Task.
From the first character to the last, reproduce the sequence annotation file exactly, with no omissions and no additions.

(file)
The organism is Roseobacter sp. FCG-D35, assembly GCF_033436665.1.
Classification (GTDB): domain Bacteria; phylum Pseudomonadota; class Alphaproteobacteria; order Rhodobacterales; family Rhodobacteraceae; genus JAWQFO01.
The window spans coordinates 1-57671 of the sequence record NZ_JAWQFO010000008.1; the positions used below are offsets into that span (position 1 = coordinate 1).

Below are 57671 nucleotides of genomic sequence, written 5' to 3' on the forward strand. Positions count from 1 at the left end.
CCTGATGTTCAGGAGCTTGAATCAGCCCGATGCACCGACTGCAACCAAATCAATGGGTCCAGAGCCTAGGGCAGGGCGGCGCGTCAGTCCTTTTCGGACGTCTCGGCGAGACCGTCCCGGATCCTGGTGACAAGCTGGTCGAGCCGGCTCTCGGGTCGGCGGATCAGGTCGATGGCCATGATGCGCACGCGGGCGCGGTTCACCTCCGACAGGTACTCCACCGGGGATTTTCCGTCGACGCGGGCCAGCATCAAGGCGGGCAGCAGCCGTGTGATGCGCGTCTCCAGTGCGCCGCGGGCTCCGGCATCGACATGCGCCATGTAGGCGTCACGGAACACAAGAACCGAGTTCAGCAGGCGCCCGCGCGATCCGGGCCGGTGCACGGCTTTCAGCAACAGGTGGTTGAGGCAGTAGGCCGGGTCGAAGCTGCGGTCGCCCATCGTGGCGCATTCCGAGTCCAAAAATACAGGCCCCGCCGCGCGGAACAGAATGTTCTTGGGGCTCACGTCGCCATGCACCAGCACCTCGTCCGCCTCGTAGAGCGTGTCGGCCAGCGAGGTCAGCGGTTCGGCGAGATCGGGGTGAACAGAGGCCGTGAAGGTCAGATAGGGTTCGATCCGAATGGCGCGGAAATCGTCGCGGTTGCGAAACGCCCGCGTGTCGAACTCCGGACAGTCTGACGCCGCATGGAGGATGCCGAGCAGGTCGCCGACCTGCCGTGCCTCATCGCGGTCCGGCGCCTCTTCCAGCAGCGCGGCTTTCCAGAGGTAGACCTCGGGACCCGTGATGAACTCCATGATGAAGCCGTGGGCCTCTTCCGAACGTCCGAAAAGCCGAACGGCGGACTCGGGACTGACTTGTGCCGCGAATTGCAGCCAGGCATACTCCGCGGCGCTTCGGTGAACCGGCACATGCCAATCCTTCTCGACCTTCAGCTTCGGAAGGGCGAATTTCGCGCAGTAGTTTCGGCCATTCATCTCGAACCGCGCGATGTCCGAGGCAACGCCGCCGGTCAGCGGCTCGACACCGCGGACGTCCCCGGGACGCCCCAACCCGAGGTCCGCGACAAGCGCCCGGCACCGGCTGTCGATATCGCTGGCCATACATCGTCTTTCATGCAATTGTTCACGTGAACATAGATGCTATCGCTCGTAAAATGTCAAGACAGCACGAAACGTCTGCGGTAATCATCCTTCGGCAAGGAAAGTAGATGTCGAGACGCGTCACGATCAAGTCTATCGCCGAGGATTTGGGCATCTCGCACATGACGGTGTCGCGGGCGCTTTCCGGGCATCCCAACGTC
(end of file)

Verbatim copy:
The organism is Roseobacter sp. FCG-D35, assembly GCF_033436665.1.
Classification (GTDB): domain Bacteria; phylum Pseudomonadota; class Alphaproteobacteria; order Rhodobacterales; family Rhodobacteraceae; genus JAWQFO01.
The window spans coordinates 1-57671 of the sequence record NZ_JAWQFO010000008.1; the positions used below are offsets into that span (position 1 = coordinate 1).

Below are 57671 nucleotides of genomic sequence, written 5' to 3' on the forward strand. Positions count from 1 at the left end.
CCTGATGTTCAGGAGCTTGAATCAGCCCGATGCACCGACTGCAACCAAATCAATGGGTCCAGAGCCTAGGGCAGGGCGGCGCGTCAGTCCTTTTCGGACGTCTCGGCGAGACCGTCCCGGATCCTGGTGACAAGCTGGTCGAGCCGGCTCTCGGGTCGGCGGATCAGGTCGATGGCCATGATGCGCACGCGGGCGCGGTTCACCTCCGACAGGTACTCCACCGGGGATTTTCCGTCGACGCGGGCCAGCATCAAGGCGGGCAGCAGCCGTGTGATGCGCGTCTCCAGTGCGCCGCGGGCTCCGGCATCGACATGCGCCATGTAGGCGTCACGGAACACAAGAACCGAGTTCAGCAGGCGCCCGCGCGATCCGGGCCGGTGCACGGCTTTCAGCAACAGGTGGTTGAGGCAGTAGGCCGGGTCGAAGCTGCGGTCGCCCATCGTGGCGCATTCCGAGTCCAAAAATACAGGCCCCGCCGCGCGGAACAGAATGTTCTTGGGGCTCACGTCGCCATGCACCAGCACCTCGTCCGCCTCGTAGAGCGTGTCGGCCAGCGAGGTCAGCGGTTCGGCGAGATCGGGGTGAACAGAGGCCGTGAAGGTCAGATAGGGTTCGATCCGAATGGCGCGGAAATCGTCGCGGTTGCGAAACGCCCGCGTGTCGAACTCCGGACAGTCTGACGCCGCATGGAGGATGCCGAGCAGGTCGCCGACCTGCCGTGCCTCATCGCGGTCCGGCGCCTCTTCCAGCAGCGCGGCTTTCCAGAGGTAGACCTCGGGACCCGTGATGAACTCCATGATGAAGCCGTGGGCCTCTTCCGAACGTCCGAAAAGCCGAACGGCGGACTCGGGACTGACTTGTGCCGCGAATTGCAGCCAGGCATACTCCGCGGCGCTTCGGTGAACCGGCACATGCCAATCCTTCTCGACCTTCAGCTTCGGAAGGGCGAATTTCGCGCAGTAGTTTCGGCCATTCATCTCGAACCGCGCGATGTCCGAGGCAACGCCGCCGGTCAGCGGCTCGACACCGCGGACGTCCCCGGGACGCCCCAACCCGAGGTCCGCGACAAGCGCCCGGCACCGGCTGTCGATATCGCTGGCCATACATCGTCTTTCATGCAATTGTTCACGTGAACATAGATGCTATCGCTCGTAAAATGTCAAGACAGCACGAAACGTCTGCGGTAATCATCCTTCGGCAAGGAAAGTAGATGTCGAGACGCGTCACGATCAAGTCTATCGCCGAGGATTTGGGCATCTCGCACATGACGGTGTCGCGGGCGCTTTCCGGGCATCCCAACGTC